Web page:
As it’s stated on the ballot, voters can vote yes or no in response to the following question:
“Shall the people’s right to local self-government be asserted by Johnson County to ban corporate fracking as a violation of their rights to health, safety, and a clean environment?”
That’s Annette McMichael with Southern Illinoisans Against Fracturing Our Environment. The group led the charge to put the question on the March 18th primary ballot. McMichael says activists have been going door-to-door, preparing voters for what she says is the question's tricky language. Whatever voters decide, the referendum is non-binding.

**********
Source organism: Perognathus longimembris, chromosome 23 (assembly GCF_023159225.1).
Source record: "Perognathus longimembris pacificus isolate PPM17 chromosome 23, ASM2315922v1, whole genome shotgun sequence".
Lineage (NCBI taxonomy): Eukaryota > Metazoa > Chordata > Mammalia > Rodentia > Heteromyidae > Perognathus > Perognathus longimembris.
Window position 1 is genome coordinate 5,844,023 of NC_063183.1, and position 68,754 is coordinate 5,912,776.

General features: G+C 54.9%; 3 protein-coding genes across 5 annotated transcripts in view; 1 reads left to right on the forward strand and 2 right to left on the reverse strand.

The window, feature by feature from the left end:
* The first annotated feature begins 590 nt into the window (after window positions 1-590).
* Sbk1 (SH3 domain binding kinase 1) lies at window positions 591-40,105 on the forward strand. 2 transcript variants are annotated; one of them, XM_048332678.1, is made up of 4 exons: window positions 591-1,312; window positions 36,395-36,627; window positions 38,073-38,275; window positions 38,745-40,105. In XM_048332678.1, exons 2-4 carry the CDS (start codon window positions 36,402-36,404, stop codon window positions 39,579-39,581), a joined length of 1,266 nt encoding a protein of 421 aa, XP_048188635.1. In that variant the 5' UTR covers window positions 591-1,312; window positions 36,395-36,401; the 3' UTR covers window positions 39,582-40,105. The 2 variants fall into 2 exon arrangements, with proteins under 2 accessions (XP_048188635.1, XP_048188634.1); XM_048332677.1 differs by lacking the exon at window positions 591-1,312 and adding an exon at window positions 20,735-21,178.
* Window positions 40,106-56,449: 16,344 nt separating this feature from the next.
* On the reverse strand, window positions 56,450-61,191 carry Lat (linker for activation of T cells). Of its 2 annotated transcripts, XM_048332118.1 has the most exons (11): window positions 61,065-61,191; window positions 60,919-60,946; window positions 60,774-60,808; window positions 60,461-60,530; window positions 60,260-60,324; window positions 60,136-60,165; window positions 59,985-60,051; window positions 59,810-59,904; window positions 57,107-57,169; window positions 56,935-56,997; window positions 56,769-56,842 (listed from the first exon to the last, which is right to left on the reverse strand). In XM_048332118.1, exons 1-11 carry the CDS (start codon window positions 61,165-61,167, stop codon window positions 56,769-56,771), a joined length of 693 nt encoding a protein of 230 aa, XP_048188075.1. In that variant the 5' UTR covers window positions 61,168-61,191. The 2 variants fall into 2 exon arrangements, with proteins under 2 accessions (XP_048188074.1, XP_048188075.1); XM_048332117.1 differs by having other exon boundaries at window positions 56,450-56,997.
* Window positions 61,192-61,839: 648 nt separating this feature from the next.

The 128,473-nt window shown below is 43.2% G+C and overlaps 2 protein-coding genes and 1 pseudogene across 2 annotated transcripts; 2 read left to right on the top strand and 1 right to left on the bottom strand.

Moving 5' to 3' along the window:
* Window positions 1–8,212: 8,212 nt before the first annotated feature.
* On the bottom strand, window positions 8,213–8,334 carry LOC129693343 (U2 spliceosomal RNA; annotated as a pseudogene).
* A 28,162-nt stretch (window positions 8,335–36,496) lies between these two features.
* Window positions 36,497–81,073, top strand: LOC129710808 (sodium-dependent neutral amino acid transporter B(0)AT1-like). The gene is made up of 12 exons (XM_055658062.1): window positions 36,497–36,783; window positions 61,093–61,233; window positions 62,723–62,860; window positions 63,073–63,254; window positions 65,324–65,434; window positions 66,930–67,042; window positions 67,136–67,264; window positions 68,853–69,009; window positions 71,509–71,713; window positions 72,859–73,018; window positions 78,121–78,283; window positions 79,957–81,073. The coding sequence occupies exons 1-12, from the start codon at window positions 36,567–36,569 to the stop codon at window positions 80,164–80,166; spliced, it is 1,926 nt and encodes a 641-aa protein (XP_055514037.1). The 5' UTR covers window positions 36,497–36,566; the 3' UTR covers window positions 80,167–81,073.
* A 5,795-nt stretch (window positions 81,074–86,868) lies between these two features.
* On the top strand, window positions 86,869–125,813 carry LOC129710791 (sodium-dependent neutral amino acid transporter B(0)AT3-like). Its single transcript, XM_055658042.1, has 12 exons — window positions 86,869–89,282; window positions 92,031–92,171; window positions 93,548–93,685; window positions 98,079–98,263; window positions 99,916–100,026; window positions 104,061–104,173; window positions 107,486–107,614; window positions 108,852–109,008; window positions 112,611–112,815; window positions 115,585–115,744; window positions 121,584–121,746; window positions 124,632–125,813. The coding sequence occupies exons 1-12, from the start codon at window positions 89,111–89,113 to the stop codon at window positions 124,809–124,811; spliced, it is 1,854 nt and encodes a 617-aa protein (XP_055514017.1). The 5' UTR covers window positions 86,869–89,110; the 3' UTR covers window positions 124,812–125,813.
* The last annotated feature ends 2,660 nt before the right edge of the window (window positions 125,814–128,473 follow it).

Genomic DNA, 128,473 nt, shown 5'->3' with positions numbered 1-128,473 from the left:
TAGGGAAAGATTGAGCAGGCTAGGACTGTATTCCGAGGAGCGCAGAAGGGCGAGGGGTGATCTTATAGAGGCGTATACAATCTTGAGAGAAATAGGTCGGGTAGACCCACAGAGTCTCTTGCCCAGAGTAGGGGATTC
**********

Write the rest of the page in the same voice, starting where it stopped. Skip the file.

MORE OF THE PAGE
Already, at least one power company has leased 200 properties in the county for fracking purposes – some of which are residential properties, like McMichael’s neighbors. She's worried courts will eventually force many more residents to lease their land for fracking, so companies have continuous areas for the extraction process. She says a successful ballot initiative would be the first step in a legal counter move.
Proponents of fracking say once it begins, it will boost employment in Southern Illinois.